2015 saw the opening of Home Brewing Company, which is the small-batch commercial brewery and tasting room located within the store. Things to expect from the Homebrewer in 2016: a fourth anniversary celebration and a tasting room expansion. George is also keen to open a second and third location. “We’re always brainstorming and can’t wait to bring our vision to other parts of the county. We’re already scouring locations.”
Best Beer Neighborhood: North Park
Once again, North Park was our reader’s top choice for Best Beer Neighborhood in San Diego County by an overwhelming majority of votes. It’s easy to understand why. The 92104 area added several new beer businesses in the year 2015. Both Barn Brewing and Home Brewing Co. opened across the street from one another, improving a historically sketchy area of El Cajon Boulevard. There’s now six total breweries in North Park, and they had a great year, too. Fall Brewing celebrated a killer first year in business in November, Thorn Street Brewing opened pub Home & Away in Old Town, Poor House has dramatically improved their beer’s quality and Hess Brewing expanded with a new tasting room in Ocean Beach.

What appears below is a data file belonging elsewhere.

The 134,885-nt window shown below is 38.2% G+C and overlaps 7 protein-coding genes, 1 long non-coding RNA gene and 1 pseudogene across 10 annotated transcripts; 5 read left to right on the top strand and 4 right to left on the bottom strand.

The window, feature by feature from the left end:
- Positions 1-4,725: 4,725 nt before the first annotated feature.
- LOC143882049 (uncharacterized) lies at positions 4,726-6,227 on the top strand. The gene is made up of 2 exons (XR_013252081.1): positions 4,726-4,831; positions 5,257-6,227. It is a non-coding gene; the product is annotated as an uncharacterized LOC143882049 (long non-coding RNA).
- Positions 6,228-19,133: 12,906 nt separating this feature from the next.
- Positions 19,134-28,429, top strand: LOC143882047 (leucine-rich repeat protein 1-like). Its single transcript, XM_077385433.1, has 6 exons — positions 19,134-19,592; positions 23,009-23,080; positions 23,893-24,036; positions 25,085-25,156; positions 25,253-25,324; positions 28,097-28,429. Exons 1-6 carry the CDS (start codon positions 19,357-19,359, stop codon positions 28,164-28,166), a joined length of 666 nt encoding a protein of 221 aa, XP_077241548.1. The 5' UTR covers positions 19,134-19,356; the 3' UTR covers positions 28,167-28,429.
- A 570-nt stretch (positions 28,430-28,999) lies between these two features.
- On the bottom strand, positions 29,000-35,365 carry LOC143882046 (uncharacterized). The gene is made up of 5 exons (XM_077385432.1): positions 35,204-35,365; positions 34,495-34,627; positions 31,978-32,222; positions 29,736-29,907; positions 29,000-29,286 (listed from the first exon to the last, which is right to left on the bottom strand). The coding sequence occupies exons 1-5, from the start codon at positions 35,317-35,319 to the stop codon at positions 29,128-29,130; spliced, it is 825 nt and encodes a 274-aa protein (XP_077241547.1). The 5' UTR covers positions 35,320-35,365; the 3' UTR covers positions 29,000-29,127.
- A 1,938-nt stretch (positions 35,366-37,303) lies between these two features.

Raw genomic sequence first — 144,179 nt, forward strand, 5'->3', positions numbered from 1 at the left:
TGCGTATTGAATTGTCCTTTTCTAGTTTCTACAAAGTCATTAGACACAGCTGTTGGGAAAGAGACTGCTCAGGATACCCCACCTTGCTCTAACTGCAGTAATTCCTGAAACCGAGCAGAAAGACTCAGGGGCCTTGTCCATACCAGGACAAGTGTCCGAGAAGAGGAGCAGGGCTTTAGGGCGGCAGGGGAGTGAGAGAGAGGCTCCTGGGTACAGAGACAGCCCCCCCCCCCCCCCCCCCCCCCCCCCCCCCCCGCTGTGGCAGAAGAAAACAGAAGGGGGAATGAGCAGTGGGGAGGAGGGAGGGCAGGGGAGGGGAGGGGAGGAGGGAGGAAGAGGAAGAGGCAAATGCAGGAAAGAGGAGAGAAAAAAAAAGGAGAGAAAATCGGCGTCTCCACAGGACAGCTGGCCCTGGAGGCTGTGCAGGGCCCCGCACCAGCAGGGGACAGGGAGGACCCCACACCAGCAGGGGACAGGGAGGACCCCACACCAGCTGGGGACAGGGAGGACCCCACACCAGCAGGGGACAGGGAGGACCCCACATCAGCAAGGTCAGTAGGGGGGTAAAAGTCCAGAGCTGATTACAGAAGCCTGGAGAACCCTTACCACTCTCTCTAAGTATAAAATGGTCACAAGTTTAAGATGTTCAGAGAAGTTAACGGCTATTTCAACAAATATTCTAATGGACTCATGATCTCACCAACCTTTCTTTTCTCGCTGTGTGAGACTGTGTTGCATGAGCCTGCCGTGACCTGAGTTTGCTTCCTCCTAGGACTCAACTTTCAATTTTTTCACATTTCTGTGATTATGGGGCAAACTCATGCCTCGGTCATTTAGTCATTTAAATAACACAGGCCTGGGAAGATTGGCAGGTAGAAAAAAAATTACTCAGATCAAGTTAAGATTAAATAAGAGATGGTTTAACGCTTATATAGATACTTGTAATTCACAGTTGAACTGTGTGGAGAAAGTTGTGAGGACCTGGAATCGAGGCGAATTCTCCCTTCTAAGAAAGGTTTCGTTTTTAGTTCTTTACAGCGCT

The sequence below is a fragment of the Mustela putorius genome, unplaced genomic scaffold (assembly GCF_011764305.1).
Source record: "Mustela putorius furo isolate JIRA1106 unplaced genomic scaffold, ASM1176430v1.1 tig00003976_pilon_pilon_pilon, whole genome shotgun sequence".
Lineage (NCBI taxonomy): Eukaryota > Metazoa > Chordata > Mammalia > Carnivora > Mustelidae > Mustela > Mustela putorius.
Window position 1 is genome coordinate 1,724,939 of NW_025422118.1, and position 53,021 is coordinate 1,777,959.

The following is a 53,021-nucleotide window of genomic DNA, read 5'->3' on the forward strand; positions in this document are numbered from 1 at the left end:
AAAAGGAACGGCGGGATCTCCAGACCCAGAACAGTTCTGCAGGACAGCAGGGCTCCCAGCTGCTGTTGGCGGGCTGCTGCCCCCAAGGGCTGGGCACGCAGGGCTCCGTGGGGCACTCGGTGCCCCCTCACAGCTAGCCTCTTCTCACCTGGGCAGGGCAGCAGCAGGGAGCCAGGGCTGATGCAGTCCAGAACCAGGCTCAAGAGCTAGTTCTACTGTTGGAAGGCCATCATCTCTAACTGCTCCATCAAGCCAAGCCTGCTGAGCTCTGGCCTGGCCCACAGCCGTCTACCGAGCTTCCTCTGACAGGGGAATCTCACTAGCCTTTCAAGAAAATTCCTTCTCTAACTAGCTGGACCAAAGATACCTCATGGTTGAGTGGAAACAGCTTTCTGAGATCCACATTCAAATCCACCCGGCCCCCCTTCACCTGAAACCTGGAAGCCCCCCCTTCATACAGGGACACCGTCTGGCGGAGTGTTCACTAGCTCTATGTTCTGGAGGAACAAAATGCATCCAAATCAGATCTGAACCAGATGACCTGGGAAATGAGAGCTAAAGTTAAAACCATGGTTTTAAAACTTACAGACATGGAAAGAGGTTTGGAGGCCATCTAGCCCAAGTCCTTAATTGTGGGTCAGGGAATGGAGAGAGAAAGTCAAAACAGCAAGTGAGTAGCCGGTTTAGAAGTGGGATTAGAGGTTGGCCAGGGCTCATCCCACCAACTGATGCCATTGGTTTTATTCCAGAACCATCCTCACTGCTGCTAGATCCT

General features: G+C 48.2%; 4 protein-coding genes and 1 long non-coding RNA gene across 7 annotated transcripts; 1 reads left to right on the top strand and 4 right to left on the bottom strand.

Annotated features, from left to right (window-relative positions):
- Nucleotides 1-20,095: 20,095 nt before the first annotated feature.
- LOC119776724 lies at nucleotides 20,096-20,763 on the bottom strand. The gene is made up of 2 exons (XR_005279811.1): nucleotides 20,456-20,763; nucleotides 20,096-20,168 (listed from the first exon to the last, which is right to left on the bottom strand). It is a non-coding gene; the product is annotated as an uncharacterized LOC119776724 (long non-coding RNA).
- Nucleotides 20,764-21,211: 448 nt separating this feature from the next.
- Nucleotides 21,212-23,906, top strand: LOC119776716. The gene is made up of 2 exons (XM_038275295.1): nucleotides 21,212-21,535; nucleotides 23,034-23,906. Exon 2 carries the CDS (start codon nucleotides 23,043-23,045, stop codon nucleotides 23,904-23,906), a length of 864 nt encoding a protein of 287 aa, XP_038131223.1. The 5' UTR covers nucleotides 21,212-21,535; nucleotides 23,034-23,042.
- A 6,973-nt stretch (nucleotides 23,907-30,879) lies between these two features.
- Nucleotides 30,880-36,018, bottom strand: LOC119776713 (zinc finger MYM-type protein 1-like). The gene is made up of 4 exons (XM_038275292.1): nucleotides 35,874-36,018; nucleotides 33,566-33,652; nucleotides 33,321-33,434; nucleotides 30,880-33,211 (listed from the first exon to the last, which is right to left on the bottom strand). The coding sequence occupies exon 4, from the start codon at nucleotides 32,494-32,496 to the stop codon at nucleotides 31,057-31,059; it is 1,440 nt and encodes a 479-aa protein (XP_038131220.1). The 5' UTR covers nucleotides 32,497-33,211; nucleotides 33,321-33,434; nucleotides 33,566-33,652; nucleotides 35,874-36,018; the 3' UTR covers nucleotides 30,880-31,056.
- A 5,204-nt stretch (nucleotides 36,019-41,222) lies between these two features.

Off 30th Street, Rip Current Brewing opened their satellite tasting room in 2015 (and then proceeded to be named Best Very Small Brewing Company of the Year at the Great American Beer Festival). Crazee Burger relocated their business to the corner of 30th & Lincoln, adding more draft handles to 30th Street.
The rich keep getting richer. Now ingrained into the DNA of the neighborhood, beer is seeping into other facets. Coffee roaster Dark Horse collaborated with New English on a brew for Bine & Vine (see Best Bottleshop), and Folsom Coffee will soon turn on beer taps adjacent to coldbrew coffee taps. Gourmet taco shops such as City Tacos, Tacos Perla serve Tijuana’s Insurgente. Streetcar Merchants serves sweets along with a small but thoughtful selection of local beers.
Although North Park’s the definitive choice for Best Beer Neighborhood of 2015, we’re looking forward to additional competition from the above up-and-coming neighborhoods in next year’s poll.
Best Tap Selection & Rotation: Hamilton’s